#21
Jan6-13, 07:26 PM
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Quote Quote by symbolipoint View Post
A certain fact in many k-12 school districts IS the requirement of 1 year of Algebra for high school graduation.
Perhaps... but in Ohio (as of 2014), graduation from high school includes "4 years of math, including Algebra II or its equivalent" and "3 years of lab-based science, including physical science and biology, and one year selected from chemistry, physics or advanced biology, engineering science or biomedical science".

In any case, is this discussion really restricted to a single year of the K-12 math curriculum? I thought we were discussing ways to improve the entire STEM curricula.
Woopydalan
#22
Jan6-13, 09:34 PM
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kids aren't even really shown science in any meaningful way until high school. Middle school for me had a life science class and physical science class...but I felt like not much was actually done.

one memory from 8th grade I have is the professor saying ''NEUTrons are NEUTral'' with emphasis on the NUET. I remember 7th grade life science the teacher saying ''flagella'' and making some weird motion like a tail with his hand and walking up and down.
ParticleGrl
#23
Jan6-13, 09:54 PM
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Quote Quote by Astronuc View Post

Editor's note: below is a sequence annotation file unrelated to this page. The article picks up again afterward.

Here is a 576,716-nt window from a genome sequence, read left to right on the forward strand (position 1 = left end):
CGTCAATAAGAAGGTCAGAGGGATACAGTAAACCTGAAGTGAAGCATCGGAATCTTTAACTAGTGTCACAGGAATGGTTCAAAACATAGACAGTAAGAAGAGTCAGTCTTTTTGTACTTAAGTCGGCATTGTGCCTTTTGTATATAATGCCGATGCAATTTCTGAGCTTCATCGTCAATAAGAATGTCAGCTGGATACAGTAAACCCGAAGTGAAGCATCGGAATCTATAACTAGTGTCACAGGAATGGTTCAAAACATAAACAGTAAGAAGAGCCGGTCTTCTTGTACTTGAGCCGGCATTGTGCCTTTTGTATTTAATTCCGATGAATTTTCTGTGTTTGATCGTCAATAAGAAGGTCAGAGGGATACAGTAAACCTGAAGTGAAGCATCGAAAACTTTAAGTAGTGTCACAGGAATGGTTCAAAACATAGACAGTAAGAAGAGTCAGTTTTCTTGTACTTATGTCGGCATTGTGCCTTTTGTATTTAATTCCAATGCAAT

I would like to explore ideas for the best ways to teach arithmetic, mathematics and science, and particularly physics, in primary, or K-12, education.
Have scientists and mathematicians actually teach the subjects. Right now, the education major who hated science and took the bare minimum is responsible for instructing kids until they get to highschool. Of course, this will require raising teacher pay to actually attract some scientists.

Heck, this might have the added benefit of creating some demand for scientists, which I think will have feedback on student interest. My young cousin was intensely interested in science and used to ask all sorts of questions about what a scientist did,etc. However, after my phd I worked in insurance (so does his father), and now he asks why I'm not still a scientist. My phd friends who has met are ALSO not scientists anymore. The implicit message he will get from my career is studying science is a slow, costly way to get a career in insurance. Having more career paths for science educated folks will increase demand for scientists, and that increased demand makes studying science a smarter thing to do.